Within the performance, various rain and thunder-making instruments were employed, as well as audio soundscapes of rain that served as a recurring device within the audio narrative. Weather was always an underlying element – ultimately serving in the end as a binder or common thread.

The overall concept for the installation centered upon an emerging dysfunctional theme – a sad song – albeit a “dirge” for this particular American moment. Nothing could be more in front of us than the wars engaged in this current century. It is a compound problem. Although the war was fought for ideological reasons, there was an underlying Armageddon fixation that allowed its leaders to take us there; there was an underlying religious justification that allowed for a run to war. There are those on the right who place themselves under the umbrella of Christian values; but despite this position, their reliance on donors invested in big oil compels then to fight for the rights of the one percent. By fighting for a deregulation policy that only exacerbates the problem for the rest of us, they fail to take responsibility seriously. The age-old principle that “cleanliness is next to godliness” fails to strike a chord in those who legislate through denial.

They fail to understand or accept that their very own good book states “God will destroy those destroying the earth.” In opposition to this, their Armageddon end-of-days fatalism frees them to leave it to god alone; thereby ignoring the import of the language in their very own good book.

Meaning, if he (god) is going to bring it, they will not stand in his way; they will not subvert his will. In the end, this fatalism frees them to ignore 99% of the scientific community. Therein, religion can serve as a basis for leaving both the wrath and the clean-up to god. Conversely,

there are those on the other side of the spectrum who believe that it is man who is responsible for the planet; that he is here to serve both as his brother’s keeper and as the caretaker of this land.

The first movement is entitled The Church. In this first instance, Verdugo was confronted with the initial sound of what he perceived as horses trotting. So that was the start. How this would work with the title was the next big problem. However, upon looking at Amish lifestyles, it was apparent that the Amish (or Mennonites by comparison) live in a world largely out of step with the current technologies we take for granted. And so, in effect, that was how Verdugo linked the sound of horses to old technology, and served as a means to spin the narrative back to the church. The Amish lifestyle is essentially built upon strong faith within an agrarian paradigm – largely antithetical to our current way of living; most especially in terms of transport. The 8 men cited in the video were arrested for refusing to pay fines after not putting orange safety triangles on their buggies. Their mug shots coincide with a musical passage that feels ominous. The video shows the conflict that ensues when these two worlds collide (both figuratively and literally).

The second movement, Transfigurations follows through on the title’s suggested or evocative meaning. The piece is an eclectic collection of pieces from American culture here and abroad – serving as a critique on both American values and false expectations. In particular, America’s dependence on foreign oil doesn’t keep some from enjoying and relishing in the pleasures associated with large gas powered vehicles – certainly relevant at this moment as a factor in a new election cycle. This first part is the transitional component that links The Church with Transfigurations. The two pieces are a unit with shared content. Hell’s Kitchen is our reward.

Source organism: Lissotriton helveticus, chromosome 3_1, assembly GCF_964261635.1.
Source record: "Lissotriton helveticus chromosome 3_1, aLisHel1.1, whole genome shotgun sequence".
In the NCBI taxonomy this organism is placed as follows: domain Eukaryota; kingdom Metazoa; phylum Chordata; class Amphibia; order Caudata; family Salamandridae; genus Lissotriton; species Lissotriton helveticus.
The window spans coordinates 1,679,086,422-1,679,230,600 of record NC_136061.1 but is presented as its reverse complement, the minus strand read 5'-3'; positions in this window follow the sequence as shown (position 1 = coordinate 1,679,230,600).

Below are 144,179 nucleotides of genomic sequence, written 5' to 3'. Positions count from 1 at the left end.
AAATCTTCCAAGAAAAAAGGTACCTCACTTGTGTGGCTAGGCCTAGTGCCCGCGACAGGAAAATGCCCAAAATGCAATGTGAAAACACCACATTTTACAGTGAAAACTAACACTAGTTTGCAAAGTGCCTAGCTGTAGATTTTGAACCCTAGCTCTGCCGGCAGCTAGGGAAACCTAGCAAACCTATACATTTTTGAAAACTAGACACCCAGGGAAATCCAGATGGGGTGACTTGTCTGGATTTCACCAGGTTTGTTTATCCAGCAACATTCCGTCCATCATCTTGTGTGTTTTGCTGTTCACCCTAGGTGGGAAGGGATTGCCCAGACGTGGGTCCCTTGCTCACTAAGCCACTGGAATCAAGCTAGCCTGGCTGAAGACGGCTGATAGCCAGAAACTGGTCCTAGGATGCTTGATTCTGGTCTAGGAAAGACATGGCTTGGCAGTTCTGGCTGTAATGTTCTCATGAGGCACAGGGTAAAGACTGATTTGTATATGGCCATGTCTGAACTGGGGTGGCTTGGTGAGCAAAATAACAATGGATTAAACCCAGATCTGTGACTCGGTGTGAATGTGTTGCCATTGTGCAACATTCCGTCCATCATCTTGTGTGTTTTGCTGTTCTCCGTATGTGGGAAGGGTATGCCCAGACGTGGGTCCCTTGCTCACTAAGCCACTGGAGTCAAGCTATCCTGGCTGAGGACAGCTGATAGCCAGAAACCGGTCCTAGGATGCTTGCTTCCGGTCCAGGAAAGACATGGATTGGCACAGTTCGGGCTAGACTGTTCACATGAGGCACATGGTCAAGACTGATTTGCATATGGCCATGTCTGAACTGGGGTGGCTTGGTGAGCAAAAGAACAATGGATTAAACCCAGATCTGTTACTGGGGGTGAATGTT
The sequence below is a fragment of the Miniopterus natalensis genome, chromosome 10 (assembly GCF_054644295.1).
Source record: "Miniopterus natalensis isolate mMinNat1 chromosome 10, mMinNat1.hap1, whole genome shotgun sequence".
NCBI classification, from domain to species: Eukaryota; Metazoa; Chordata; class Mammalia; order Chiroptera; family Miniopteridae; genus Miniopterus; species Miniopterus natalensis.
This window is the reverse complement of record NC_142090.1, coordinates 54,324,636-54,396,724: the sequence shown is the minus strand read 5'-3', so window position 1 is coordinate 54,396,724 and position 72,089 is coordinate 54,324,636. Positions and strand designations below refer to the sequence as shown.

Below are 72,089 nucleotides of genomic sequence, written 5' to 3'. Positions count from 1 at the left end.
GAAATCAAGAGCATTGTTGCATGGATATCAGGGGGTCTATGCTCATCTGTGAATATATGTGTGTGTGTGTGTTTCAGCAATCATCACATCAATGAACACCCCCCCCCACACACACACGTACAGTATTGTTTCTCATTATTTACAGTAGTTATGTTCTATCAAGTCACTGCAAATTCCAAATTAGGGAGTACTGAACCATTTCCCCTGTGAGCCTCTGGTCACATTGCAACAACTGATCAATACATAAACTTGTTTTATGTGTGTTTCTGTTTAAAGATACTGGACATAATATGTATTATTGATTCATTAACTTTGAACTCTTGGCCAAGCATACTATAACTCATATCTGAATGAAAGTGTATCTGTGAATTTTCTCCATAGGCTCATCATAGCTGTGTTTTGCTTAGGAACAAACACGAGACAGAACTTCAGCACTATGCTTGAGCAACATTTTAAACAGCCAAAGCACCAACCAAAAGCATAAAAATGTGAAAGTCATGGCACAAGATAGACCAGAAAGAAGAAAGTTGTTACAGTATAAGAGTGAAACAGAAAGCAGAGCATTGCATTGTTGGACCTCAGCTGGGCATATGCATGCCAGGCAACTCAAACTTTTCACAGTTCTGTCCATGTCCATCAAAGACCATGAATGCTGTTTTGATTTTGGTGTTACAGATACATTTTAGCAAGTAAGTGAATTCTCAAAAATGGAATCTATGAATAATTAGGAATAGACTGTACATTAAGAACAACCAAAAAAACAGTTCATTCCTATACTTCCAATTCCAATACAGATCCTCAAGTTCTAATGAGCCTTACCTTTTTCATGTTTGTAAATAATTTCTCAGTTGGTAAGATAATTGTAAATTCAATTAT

The second half of Transfigurations moves away from foreign soil and provides a visual critique on domestic policy and mores. Some of us who chose to look back fondly at the Reagan era and hope for a better tomorrow may also be riddled with contradictions that cannot reflect the values of our modern society. For example, when we look back at the nuclear family of the 1950s, one might question if the Ideal we may have aspired to ever really existed beyond the confines of a television sitcom or the 1960 dream of Camelot. We have stained our Jeffersonian landscape with fire and blood, with intolerance and greed. As such, our antiquated view of the nuclear family is as outdated as the buggy whip. Nevertheless it is our buggy whip to fight and die for.

The third movement is entitled Primavera II. This piece is perhaps the most profound or somber piece – serious and turbulent – while also being uplifting. When Verdugo worked through the process, he first developed the piece by writing representative words and then by linking those words to visual referents. In the end, it was two simple but disparate visual references that developed. The first piece of the puzzle was Botticelli’s Primavera. The second piece included 9/11.   Verdugo cites, “I made it a point of telling Jeffrey that I didn’t want to go there. We do not need to keep reliving the horror or recalling the pain.” However, the musical composition resonated to such a degree that it was unavoidable. Kenneth’s solution was to shift focus to the uplifting character of the piece. In the end, the work serves up a reflection of the 9/11 Memorial. Linking Towers with a mirrored Primavera resulted in analogous references to spring or rebirth.

The declaration that we weathered a collective storm, to arrive at an outcome equaling “mission accomplished,” was a false assessment. The current reality of America, that being the degree of our involvement and/or our footing on the world stage, has proven far worse than one could have envisioned at the time of Bush vs. Gore. One simple decision by the high court changed history.

The resolute outcome: more than a decade later, we are still fighting the same wars, we are still dependent on the same resources, and the planet is compromised as a result of man. A turbulent political storm has brought us to the brink. These are the contextual signifiers and inspiration for An Industrial American Dirge.

– K. Verdugo